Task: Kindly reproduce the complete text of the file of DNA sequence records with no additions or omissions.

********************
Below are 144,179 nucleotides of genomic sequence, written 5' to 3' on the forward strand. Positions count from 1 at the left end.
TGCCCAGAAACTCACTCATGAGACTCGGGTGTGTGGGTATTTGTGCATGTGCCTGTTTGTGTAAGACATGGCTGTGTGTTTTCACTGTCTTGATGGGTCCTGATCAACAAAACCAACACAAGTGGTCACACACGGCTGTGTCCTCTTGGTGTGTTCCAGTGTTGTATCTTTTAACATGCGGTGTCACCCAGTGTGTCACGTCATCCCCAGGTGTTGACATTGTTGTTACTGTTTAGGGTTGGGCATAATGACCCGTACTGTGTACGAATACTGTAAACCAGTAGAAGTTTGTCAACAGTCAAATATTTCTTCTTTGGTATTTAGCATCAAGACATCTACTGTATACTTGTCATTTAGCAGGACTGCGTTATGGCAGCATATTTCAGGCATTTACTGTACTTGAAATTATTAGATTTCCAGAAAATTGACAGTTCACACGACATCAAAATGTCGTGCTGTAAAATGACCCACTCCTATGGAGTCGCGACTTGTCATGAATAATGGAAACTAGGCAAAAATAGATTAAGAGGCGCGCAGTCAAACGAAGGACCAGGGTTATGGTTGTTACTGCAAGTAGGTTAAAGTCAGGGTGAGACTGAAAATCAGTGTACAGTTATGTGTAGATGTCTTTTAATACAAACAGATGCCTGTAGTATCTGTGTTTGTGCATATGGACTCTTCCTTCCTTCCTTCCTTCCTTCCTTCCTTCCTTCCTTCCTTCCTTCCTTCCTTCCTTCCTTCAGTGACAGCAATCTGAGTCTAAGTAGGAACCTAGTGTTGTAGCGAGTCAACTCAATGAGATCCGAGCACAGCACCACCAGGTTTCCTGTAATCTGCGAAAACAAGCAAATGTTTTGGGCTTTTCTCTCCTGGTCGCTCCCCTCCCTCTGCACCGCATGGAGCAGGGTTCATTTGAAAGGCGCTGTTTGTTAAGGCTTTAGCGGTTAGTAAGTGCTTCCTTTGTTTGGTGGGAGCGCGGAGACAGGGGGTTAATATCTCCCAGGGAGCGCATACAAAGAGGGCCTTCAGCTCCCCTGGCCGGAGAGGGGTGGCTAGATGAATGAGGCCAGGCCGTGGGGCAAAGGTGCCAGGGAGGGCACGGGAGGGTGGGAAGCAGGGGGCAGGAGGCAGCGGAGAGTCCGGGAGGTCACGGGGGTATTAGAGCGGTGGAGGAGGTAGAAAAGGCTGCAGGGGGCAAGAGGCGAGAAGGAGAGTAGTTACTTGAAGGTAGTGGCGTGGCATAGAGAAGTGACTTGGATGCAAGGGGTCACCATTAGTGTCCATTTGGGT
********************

Below are 144,179 nucleotides of genomic sequence, written 5' to 3' on the forward strand. Positions count from 1 at the left end.
TGCCCAGAAACTCACTCATGAGACTCGGGTGTGTGGGTATTTGTGCATGTGCCTGTTTGTGTAAGACATGGCTGTGTGTTTTCACTGTCTTGATGGGTCCTGATCAACAAAACCAACACAAGTGGTCACACACGGCTGTGTCCTCTTGGTGTGTTCCAGTGTTGTATCTTTTAACATGCGGTGTCACCCAGTGTGTCACGTCATCCCCAGGTGTTGACATTGTTGTTACTGTTTAGGGTTGGGCATAATGACCCGTACTGTGTACGAATACTGTAAACCAGTAGAAGTTTGTCAACAGTCAAATATTTCTTCTTTGGTATTTAGCATCAAGACATCTACTGTATACTTGTCATTTAGCAGGACTGCGTTATGGCAGCATATTTCAGGCATTTACTGTACTTGAAATTATTAGATTTCCAGAAAATTGACAGTTCACACGACATCAAAATGTCGTGCTGTAAAATGACCCACTCCTATGGAGTCGCGACTTGTCATGAATAATGGAAACTAGGCAAAAATAGATTAAGAGGCGCGCAGTCAAACGAAGGACCAGGGTTATGGTTGTTACTGCAAGTAGGTTAAAGTCAGGGTGAGACTGAAAATCAGTGTACAGTTATGTGTAGATGTCTTTTAATACAAACAGATGCCTGTAGTATCTGTGTTTGTGCATATGGACTCTTCCTTCCTTCCTTCCTTCCTTCCTTCCTTCCTTCCTTCCTTCCTTCCTTCCTTCCTTCCTTCAGTGACAGCAATCTGAGTCTAAGTAGGAACCTAGTGTTGTAGCGAGTCAACTCAATGAGATCCGAGCACAGCACCACCAGGTTTCCTGTAATCTGCGAAAACAAGCAAATGTTTTGGGCTTTTCTCTCCTGGTCGCTCCCCTCCCTCTGCACCGCATGGAGCAGGGTTCATTTGAAAGGCGCTGTTTGTTAAGGCTTTAGCGGTTAGTAAGTGCTTCCTTTGTTTGGTGGGAGCGCGGAGACAGGGGGTTAATATCTCCCAGGGAGCGCATACAAAGAGGGCCTTCAGCTCCCCTGGCCGGAGAGGGGTGGCTAGATGAATGAGGCCAGGCCGTGGGGCAAAGGTGCCAGGGAGGGCACGGGAGGGTGGGAAGCAGGGGGCAGGAGGCAGCGGAGAGTCCGGGAGGTCACGGGGGTATTAGAGCGGTGGAGGAGGTAGAAAAGGCTGCAGGGGGCAAGAGGCGAGAAGGAGAGTAGTTACTTGAAGGTAGTGGCGTGGCATAGAGAAGTGACTTGGATGCAAGGGGTCACCATTAGTGTCCATTTGGGT